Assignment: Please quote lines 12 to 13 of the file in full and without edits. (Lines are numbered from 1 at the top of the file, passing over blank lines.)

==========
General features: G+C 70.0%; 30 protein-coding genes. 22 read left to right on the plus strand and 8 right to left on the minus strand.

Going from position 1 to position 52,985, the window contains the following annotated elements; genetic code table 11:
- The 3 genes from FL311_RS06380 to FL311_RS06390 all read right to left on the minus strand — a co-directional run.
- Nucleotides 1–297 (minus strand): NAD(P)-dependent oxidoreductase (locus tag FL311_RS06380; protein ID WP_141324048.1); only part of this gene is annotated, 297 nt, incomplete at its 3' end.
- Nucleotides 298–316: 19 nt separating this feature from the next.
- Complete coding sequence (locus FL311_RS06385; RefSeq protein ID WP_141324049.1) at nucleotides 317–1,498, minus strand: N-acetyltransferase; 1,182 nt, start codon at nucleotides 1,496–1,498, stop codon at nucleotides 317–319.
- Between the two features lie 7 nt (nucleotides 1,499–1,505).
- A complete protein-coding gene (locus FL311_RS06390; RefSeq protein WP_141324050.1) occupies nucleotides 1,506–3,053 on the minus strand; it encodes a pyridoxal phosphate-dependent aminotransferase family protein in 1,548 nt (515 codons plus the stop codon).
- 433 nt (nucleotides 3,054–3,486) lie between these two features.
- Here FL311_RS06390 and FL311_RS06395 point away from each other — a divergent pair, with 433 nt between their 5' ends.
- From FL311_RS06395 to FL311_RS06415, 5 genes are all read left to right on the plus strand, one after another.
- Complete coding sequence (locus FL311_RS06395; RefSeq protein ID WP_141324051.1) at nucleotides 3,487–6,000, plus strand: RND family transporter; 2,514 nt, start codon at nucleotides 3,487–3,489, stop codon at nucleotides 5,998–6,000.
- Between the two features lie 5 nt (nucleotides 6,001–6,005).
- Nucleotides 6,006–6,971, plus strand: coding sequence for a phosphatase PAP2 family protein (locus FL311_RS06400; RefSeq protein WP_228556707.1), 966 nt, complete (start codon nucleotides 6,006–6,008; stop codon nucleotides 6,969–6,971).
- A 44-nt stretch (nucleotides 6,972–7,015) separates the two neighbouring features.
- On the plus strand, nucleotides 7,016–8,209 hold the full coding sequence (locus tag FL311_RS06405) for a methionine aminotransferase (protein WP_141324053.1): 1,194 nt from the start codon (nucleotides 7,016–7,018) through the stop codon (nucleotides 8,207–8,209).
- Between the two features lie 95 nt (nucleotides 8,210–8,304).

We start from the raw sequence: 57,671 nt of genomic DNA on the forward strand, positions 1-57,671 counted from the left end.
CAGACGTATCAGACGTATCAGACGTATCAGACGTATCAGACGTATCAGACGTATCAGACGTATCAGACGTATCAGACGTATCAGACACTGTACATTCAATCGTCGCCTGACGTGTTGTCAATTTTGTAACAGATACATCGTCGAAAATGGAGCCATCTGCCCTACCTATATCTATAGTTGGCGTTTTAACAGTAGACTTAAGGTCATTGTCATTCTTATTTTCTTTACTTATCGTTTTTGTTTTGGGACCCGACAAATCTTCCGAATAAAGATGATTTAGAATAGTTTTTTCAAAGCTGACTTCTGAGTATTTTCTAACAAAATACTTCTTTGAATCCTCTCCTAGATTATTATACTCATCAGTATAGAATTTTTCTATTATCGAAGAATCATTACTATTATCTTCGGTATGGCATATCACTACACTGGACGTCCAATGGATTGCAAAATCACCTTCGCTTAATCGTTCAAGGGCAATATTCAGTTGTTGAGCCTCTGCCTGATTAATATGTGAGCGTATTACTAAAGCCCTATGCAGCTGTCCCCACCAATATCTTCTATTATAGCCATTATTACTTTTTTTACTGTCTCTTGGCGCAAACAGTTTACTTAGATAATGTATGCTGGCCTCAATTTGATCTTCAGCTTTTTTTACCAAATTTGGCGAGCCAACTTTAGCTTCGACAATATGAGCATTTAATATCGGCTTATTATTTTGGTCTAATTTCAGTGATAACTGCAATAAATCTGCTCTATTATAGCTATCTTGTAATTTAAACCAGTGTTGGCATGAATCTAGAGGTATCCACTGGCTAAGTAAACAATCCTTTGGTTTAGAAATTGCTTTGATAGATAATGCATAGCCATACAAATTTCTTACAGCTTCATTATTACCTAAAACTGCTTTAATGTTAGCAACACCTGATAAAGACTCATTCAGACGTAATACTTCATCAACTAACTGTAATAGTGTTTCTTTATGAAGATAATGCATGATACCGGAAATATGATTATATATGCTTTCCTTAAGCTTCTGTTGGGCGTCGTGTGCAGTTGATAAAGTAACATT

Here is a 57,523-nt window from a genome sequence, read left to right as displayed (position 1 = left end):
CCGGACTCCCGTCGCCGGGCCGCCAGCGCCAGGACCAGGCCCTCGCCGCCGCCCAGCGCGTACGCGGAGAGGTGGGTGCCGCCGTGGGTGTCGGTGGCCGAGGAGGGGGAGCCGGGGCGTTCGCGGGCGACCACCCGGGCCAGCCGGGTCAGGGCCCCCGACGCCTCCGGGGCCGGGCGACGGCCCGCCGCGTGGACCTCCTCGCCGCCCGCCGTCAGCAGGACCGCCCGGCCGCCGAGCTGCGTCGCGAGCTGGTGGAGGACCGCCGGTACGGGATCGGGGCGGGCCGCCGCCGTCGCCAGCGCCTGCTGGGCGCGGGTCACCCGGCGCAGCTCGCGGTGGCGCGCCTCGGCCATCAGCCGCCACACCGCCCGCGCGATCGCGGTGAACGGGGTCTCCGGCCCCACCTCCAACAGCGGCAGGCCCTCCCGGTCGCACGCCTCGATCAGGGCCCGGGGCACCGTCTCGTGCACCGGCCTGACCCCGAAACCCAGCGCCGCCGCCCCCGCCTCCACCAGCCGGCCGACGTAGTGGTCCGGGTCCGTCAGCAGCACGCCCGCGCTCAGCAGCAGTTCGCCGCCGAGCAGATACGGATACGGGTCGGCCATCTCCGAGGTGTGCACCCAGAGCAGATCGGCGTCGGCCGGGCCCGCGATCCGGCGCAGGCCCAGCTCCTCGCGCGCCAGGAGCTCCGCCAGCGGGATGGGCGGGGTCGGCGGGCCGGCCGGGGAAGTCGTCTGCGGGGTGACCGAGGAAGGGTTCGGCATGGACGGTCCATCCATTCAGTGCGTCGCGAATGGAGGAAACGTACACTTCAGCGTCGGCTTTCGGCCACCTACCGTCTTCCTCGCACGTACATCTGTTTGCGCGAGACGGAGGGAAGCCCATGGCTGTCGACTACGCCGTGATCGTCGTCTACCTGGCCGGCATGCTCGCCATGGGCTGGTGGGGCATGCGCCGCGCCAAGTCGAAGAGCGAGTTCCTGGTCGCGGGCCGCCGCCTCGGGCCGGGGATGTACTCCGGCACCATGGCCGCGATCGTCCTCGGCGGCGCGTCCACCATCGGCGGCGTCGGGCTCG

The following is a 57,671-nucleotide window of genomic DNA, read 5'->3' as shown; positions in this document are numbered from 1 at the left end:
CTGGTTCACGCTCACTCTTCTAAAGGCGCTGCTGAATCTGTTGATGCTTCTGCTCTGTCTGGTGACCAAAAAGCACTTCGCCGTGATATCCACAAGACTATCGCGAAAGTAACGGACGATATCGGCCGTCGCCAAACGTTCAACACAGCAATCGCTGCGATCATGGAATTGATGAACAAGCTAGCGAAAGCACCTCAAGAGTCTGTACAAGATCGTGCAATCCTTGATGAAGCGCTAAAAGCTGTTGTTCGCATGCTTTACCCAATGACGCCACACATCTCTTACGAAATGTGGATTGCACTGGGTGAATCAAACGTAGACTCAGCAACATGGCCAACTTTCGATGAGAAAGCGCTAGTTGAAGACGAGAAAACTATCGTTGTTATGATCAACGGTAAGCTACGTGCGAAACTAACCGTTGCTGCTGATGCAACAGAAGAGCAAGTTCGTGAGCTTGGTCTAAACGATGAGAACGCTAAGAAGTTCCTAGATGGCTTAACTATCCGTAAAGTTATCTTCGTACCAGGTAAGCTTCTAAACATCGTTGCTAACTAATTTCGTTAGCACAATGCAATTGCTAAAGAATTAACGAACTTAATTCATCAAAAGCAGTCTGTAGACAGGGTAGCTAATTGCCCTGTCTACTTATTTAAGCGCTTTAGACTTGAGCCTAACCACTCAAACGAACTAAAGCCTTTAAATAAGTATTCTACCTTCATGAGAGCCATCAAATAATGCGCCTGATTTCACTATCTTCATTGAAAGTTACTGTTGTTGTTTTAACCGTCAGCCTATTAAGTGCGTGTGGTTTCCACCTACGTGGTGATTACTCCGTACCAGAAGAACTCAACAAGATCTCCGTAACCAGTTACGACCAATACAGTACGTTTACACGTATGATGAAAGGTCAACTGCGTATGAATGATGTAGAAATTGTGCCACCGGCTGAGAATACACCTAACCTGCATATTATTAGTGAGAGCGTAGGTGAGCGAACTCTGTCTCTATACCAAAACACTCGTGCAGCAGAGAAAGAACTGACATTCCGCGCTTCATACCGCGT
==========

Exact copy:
- Complete coding sequence (locus FL311_RS06395; RefSeq protein ID WP_141324051.1) at nucleotides 3,487–6,000, plus strand: RND family transporter; 2,514 nt, start codon at nucleotides 3,487–3,489, stop codon at nucleotides 5,998–6,000.
- Between the two features lie 5 nt (nucleotides 6,001–6,005).